Tuesday, March 14, 2017

On the Extraordinary Form (and its Poor Cousin)

One graf from this First Things essay jumps out.

...there exists a close connection between orthodoxy and an appreciation of style.

The vast majority of the faithful have in the meantime never known anything else but the revised Mass in its countless manifestations. They have lost any sense of the spiritual wealth of the Church and in many cases simply are not capable of following the old rite. They should not be criticized on account of this. The Tridentine Mass demands a lifetime of education, and the post-conciliar age is characterized, among other things, by the widespread abandonment of religious instruction. The Catholic religion with its high number of believers has actually become the most unknown religion in the world, especially to its own adherents. While there are many Catholics who feel repelled and offended by the superficiality of the new rite as it is frequently celebrated today, by the odious music, the puritanical kitsch, the trivialization of dogma, and the profane character of new church buildings, the gap that has opened up in the forty years between the traditional rite and the new Mass is very deep, often unbridgeable. The challenge becomes more difficult because one of the peculiarities of the old rite is that it makes itself accessible only slowly—unless the uninitiated newcomer to this ancient pattern of worship is a religious genius. One has never “learned everything there is to learn” about the Roman Rite, because in its very origin and essence this enduring and truly extraordinary form is hermetic, presupposing arcane discipline and rigorous initiation....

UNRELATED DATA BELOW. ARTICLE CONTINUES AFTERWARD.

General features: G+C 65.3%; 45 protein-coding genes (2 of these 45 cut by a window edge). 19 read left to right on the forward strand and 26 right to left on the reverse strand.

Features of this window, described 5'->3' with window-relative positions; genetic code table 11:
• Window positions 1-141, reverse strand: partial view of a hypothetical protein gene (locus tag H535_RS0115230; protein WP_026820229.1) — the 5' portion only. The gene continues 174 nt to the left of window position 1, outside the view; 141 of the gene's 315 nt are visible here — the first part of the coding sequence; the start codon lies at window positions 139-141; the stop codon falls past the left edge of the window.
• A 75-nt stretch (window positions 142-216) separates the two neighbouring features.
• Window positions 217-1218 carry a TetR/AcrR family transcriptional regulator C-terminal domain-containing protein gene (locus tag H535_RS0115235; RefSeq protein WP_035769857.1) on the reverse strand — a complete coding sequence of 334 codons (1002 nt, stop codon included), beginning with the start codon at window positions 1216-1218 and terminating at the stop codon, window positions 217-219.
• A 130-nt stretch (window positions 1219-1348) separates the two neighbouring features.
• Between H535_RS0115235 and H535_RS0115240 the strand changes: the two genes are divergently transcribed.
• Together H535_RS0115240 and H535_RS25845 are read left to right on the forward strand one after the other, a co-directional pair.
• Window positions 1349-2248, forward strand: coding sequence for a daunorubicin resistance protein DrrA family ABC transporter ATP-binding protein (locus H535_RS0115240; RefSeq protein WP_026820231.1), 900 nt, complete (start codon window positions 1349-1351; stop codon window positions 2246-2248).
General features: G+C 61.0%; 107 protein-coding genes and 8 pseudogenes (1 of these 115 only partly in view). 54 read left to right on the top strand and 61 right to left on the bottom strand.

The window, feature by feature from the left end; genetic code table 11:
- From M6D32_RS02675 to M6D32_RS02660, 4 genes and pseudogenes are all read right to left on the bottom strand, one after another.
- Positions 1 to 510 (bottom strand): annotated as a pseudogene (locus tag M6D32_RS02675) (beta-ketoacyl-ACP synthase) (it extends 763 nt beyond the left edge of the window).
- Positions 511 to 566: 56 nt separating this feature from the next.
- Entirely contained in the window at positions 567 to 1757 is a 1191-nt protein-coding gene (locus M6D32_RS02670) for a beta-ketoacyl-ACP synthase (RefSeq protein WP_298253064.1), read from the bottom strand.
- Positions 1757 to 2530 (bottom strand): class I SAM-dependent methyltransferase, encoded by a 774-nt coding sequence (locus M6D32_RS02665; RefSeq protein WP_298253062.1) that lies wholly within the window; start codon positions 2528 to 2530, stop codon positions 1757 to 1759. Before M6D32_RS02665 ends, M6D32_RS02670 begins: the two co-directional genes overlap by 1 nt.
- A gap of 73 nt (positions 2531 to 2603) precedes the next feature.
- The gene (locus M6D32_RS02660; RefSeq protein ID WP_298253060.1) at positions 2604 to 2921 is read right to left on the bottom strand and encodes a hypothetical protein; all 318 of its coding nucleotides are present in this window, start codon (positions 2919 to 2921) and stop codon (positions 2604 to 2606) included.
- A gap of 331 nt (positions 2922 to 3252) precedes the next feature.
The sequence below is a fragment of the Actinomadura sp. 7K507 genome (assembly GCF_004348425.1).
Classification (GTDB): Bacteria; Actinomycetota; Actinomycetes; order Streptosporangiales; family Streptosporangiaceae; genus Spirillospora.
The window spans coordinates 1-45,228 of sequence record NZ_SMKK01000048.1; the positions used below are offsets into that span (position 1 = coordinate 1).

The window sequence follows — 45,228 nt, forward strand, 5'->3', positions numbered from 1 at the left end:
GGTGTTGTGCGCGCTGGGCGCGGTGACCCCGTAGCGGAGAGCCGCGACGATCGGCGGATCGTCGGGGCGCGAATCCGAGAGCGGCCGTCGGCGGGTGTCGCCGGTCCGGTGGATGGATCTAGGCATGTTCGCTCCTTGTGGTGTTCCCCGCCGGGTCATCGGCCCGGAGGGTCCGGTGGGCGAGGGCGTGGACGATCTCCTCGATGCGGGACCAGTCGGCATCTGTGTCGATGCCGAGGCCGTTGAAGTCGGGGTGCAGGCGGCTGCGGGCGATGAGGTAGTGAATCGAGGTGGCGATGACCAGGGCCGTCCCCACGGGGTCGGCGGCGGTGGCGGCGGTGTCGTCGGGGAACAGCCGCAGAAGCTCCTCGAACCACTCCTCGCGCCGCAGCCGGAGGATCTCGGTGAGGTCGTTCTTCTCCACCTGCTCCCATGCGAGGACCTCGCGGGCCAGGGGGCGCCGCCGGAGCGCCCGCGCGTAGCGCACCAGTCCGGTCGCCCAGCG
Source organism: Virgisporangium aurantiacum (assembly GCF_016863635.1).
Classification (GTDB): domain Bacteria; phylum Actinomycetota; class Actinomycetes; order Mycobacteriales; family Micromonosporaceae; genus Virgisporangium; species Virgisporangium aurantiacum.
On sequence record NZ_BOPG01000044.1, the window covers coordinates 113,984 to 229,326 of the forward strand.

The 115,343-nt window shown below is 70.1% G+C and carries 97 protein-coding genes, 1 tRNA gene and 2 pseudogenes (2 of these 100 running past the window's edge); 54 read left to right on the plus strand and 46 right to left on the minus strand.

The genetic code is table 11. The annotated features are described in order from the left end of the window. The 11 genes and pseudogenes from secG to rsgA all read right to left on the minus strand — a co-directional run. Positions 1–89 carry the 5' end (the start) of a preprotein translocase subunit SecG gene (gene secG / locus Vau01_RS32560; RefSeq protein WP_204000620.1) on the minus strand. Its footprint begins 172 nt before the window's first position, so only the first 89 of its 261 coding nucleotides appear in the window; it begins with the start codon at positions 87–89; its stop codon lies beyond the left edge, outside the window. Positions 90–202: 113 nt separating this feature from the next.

I will add that the same is true of Gregorian Chant, in spades.


Anonymous said...

and there are those who prefer to buy furniture ans household items in antique stores

Dad29 said...

Good to know irrelevancy is still hot with some people

Anonymous said...

Hopefully this is relevant.
I looked up "cult precedes culture"
and google was not helpful.
Then I went to new advent and looked up "cult precedes culture"
and I found this piece by Charles Chaput


T.S. Eliot liked to argue that “no culture has appeared or developed except together with a religion.”
Nor can a culture survive or develop for long without one.

"Cult" as in Mohmadism or Christianity is the base that a culture is built on, that is why it proceed it.


Dad29 said...

Dead-on, friend.

That's why there is no such thing as "moderate" Mohammedanism. There are non-practicing Muslims, just as there are 'non-practicing' Catholics and Jews. But the faith does not change.

And the more you know about the Cult of Mohamet, the more you understand the culture of Mohammedans.